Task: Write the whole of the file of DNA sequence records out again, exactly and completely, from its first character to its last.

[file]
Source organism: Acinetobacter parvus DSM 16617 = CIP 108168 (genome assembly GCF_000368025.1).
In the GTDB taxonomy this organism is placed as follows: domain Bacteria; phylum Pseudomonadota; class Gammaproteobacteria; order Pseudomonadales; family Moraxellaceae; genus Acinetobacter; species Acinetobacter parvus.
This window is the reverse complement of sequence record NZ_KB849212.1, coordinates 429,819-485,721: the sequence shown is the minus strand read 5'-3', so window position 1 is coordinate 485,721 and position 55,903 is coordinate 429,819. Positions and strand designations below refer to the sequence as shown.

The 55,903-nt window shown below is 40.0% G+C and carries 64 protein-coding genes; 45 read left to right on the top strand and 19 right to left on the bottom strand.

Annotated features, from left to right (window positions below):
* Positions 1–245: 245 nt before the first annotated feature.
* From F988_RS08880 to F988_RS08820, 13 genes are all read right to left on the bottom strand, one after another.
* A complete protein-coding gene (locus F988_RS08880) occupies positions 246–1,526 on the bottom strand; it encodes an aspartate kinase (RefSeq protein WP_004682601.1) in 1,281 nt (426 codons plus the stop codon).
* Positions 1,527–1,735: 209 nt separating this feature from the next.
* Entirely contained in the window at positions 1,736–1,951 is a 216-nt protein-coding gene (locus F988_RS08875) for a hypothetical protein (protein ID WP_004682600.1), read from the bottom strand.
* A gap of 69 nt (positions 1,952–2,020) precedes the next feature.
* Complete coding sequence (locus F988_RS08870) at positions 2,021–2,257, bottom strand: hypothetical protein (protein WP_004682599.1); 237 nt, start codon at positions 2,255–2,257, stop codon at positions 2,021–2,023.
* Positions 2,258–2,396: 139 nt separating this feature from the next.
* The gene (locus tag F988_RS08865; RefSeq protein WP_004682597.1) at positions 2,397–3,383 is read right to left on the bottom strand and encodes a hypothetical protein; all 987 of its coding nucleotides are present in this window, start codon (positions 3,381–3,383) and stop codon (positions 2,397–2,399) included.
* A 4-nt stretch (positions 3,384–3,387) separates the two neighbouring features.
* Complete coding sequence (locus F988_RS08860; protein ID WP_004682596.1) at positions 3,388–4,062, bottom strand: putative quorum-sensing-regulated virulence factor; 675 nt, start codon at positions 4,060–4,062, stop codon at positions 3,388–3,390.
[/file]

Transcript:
Source organism: Acinetobacter parvus DSM 16617 = CIP 108168 (genome assembly GCF_000368025.1).
In the GTDB taxonomy this organism is placed as follows: domain Bacteria; phylum Pseudomonadota; class Gammaproteobacteria; order Pseudomonadales; family Moraxellaceae; genus Acinetobacter; species Acinetobacter parvus.
This window is the reverse complement of sequence record NZ_KB849212.1, coordinates 429,819-485,721: the sequence shown is the minus strand read 5'-3', so window position 1 is coordinate 485,721 and position 55,903 is coordinate 429,819. Positions and strand designations below refer to the sequence as shown.

The 55,903-nt window shown below is 40.0% G+C and carries 64 protein-coding genes; 45 read left to right on the top strand and 19 right to left on the bottom strand.

Annotated features, from left to right (window positions below):
* Positions 1–245: 245 nt before the first annotated feature.
* From F988_RS08880 to F988_RS08820, 13 genes are all read right to left on the bottom strand, one after another.
* A complete protein-coding gene (locus F988_RS08880) occupies positions 246–1,526 on the bottom strand; it encodes an aspartate kinase (RefSeq protein WP_004682601.1) in 1,281 nt (426 codons plus the stop codon).
* Positions 1,527–1,735: 209 nt separating this feature from the next.
* Entirely contained in the window at positions 1,736–1,951 is a 216-nt protein-coding gene (locus F988_RS08875) for a hypothetical protein (protein ID WP_004682600.1), read from the bottom strand.
* A gap of 69 nt (positions 1,952–2,020) precedes the next feature.
* Complete coding sequence (locus F988_RS08870) at positions 2,021–2,257, bottom strand: hypothetical protein (protein WP_004682599.1); 237 nt, start codon at positions 2,255–2,257, stop codon at positions 2,021–2,023.
* Positions 2,258–2,396: 139 nt separating this feature from the next.
* The gene (locus tag F988_RS08865; RefSeq protein WP_004682597.1) at positions 2,397–3,383 is read right to left on the bottom strand and encodes a hypothetical protein; all 987 of its coding nucleotides are present in this window, start codon (positions 3,381–3,383) and stop codon (positions 2,397–2,399) included.
* A 4-nt stretch (positions 3,384–3,387) separates the two neighbouring features.
* Complete coding sequence (locus F988_RS08860; protein ID WP_004682596.1) at positions 3,388–4,062, bottom strand: putative quorum-sensing-regulated virulence factor; 675 nt, start codon at positions 4,060–4,062, stop codon at positions 3,388–3,390.